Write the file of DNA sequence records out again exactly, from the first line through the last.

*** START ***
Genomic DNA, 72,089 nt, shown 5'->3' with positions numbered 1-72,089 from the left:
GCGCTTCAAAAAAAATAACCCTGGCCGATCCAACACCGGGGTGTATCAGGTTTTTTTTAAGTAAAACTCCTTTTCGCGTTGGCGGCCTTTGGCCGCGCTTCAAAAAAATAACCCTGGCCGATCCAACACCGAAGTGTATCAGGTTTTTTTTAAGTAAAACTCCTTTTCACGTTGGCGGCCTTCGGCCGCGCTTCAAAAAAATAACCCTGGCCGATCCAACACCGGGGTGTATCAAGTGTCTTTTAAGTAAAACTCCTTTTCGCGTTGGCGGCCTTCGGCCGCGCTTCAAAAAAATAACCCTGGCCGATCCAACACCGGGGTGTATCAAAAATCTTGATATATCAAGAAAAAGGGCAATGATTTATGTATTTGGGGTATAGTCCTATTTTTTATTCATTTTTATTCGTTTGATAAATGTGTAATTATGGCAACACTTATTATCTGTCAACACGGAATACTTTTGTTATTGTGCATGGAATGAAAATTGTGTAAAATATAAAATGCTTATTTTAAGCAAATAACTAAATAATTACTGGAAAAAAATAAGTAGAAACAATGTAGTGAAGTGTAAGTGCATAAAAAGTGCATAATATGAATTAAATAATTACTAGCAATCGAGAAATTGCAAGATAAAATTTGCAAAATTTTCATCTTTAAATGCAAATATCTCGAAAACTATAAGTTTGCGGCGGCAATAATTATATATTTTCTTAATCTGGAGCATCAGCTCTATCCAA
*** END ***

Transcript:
Genomic DNA, 72,089 nt, shown 5'->3' with positions numbered 1-72,089 from the left:
GCGCTTCAAAAAAAATAACCCTGGCCGATCCAACACCGGGGTGTATCAGGTTTTTTTTAAGTAAAACTCCTTTTCGCGTTGGCGGCCTTTGGCCGCGCTTCAAAAAAATAACCCTGGCCGATCCAACACCGAAGTGTATCAGGTTTTTTTTAAGTAAAACTCCTTTTCACGTTGGCGGCCTTCGGCCGCGCTTCAAAAAAATAACCCTGGCCGATCCAACACCGGGGTGTATCAAGTGTCTTTTAAGTAAAACTCCTTTTCGCGTTGGCGGCCTTCGGCCGCGCTTCAAAAAAATAACCCTGGCCGATCCAACACCGGGGTGTATCAAAAATCTTGATATATCAAGAAAAAGGGCAATGATTTATGTATTTGGGGTATAGTCCTATTTTTTATTCATTTTTATTCGTTTGATAAATGTGTAATTATGGCAACACTTATTATCTGTCAACACGGAATACTTTTGTTATTGTGCATGGAATGAAAATTGTGTAAAATATAAAATGCTTATTTTAAGCAAATAACTAAATAATTACTGGAAAAAAATAAGTAGAAACAATGTAGTGAAGTGTAAGTGCATAAAAAGTGCATAATATGAATTAAATAATTACTAGCAATCGAGAAATTGCAAGATAAAATTTGCAAAATTTTCATCTTTAAATGCAAATATCTCGAAAACTATAAGTTTGCGGCGGCAATAATTATATATTTTCTTAATCTGGAGCATCAGCTCTATCCAA